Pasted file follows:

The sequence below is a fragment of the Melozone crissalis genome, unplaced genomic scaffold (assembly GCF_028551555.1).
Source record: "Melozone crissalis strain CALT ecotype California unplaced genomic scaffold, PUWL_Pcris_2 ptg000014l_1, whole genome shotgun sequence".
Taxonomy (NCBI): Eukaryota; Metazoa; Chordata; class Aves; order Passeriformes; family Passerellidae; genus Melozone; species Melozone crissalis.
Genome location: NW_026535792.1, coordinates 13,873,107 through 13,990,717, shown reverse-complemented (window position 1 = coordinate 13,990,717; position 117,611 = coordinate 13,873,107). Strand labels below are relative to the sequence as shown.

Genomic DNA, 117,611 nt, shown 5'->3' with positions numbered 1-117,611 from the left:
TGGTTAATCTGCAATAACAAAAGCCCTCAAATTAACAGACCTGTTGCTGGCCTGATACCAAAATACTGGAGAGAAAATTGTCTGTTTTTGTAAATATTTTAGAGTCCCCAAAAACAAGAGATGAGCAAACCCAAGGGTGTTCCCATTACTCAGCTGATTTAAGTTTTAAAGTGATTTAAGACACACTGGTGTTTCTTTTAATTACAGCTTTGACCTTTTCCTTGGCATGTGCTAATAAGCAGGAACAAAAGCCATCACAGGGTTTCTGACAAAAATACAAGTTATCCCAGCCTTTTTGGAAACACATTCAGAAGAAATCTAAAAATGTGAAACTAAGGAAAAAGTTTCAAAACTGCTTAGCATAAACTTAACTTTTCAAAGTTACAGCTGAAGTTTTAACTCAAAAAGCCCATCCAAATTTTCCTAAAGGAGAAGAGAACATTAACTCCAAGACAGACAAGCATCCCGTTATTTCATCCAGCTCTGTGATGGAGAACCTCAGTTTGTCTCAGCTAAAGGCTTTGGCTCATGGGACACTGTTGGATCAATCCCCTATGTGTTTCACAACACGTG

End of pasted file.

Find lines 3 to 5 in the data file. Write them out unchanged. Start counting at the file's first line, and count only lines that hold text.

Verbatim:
Taxonomy (NCBI): Eukaryota; Metazoa; Chordata; class Aves; order Passeriformes; family Passerellidae; genus Melozone; species Melozone crissalis.
Genome location: NW_026535792.1, coordinates 13,873,107 through 13,990,717, shown reverse-complemented (window position 1 = coordinate 13,990,717; position 117,611 = coordinate 13,873,107). Strand labels below are relative to the sequence as shown.

Genomic DNA, 117,611 nt, shown 5'->3' with positions numbered 1-117,611 from the left: